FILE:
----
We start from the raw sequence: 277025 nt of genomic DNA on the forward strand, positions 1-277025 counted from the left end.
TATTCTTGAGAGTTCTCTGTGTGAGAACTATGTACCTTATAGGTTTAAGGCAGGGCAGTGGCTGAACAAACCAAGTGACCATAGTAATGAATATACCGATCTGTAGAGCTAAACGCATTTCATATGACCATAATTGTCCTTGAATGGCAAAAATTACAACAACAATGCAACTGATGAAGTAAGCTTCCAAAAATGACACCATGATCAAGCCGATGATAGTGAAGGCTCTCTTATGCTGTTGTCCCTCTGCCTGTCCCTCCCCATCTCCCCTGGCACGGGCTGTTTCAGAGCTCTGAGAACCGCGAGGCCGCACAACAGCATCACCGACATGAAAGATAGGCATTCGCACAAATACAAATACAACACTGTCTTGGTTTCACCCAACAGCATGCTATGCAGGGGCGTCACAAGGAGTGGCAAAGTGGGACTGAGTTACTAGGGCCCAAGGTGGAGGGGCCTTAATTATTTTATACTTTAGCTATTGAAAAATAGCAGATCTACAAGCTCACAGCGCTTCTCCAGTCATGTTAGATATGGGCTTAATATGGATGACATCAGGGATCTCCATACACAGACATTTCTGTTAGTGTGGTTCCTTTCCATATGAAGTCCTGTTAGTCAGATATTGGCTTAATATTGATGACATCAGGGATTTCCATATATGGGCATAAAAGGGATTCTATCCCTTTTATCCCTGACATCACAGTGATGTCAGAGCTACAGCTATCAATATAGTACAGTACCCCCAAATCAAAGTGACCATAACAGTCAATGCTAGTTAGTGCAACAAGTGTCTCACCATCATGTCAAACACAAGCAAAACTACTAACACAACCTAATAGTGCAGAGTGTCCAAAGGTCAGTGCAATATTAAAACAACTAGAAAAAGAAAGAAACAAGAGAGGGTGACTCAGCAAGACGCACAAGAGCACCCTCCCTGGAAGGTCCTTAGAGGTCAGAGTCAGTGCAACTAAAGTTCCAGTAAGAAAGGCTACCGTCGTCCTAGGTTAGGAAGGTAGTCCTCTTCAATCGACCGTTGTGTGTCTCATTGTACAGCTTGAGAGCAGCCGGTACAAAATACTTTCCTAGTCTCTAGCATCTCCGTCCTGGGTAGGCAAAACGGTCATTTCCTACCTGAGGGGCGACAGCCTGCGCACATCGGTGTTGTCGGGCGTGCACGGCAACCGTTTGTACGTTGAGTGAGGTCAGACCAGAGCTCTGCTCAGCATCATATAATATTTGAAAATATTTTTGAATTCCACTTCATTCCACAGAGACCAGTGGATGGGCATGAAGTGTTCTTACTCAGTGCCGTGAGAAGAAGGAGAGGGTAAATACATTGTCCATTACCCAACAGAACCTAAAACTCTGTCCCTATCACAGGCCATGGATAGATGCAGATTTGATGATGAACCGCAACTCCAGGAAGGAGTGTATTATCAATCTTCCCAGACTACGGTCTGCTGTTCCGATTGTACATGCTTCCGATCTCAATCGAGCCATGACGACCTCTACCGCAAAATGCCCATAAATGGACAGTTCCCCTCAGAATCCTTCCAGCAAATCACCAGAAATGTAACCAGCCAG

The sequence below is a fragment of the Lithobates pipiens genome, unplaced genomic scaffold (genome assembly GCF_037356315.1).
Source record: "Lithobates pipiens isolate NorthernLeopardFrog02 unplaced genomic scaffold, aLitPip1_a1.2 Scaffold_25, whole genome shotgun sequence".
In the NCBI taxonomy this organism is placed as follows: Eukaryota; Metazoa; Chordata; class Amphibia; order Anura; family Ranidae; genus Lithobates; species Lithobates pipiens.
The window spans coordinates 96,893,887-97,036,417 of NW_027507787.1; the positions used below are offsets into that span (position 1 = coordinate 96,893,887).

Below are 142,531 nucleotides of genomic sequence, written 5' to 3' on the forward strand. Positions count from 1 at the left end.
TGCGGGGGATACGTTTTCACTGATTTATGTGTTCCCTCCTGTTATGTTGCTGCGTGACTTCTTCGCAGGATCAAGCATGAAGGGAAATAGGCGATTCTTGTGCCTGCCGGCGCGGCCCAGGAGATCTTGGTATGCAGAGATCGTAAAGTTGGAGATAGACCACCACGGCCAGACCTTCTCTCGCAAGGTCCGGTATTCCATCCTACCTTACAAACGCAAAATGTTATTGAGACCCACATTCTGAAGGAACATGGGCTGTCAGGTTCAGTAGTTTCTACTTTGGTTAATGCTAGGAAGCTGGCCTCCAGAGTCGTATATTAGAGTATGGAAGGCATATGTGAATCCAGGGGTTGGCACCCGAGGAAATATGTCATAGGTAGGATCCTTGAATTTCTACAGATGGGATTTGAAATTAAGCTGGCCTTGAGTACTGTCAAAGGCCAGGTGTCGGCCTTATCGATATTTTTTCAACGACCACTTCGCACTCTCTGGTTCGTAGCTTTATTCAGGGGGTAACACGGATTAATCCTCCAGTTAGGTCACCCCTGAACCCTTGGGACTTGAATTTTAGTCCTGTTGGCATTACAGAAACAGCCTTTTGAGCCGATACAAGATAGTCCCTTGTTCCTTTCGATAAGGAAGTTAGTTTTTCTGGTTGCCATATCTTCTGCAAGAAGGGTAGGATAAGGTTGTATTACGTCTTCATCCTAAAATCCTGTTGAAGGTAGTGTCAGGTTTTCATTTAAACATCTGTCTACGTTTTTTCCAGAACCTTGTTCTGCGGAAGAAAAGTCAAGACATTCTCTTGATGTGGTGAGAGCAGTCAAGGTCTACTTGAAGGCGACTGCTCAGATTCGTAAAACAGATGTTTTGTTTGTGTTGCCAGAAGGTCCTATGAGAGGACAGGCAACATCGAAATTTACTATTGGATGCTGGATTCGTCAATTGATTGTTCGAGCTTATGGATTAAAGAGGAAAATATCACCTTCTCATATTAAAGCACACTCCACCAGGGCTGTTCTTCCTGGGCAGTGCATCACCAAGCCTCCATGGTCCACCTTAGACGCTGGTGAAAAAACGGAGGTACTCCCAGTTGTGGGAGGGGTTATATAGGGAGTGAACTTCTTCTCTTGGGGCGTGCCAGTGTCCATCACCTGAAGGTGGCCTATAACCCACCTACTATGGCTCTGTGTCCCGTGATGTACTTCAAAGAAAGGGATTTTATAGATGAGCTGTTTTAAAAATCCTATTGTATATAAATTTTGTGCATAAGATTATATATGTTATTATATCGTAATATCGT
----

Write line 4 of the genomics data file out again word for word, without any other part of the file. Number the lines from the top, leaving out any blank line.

Source record: "Lithobates pipiens isolate NorthernLeopardFrog02 unplaced genomic scaffold, aLitPip1_a1.2 Scaffold_25, whole genome shotgun sequence".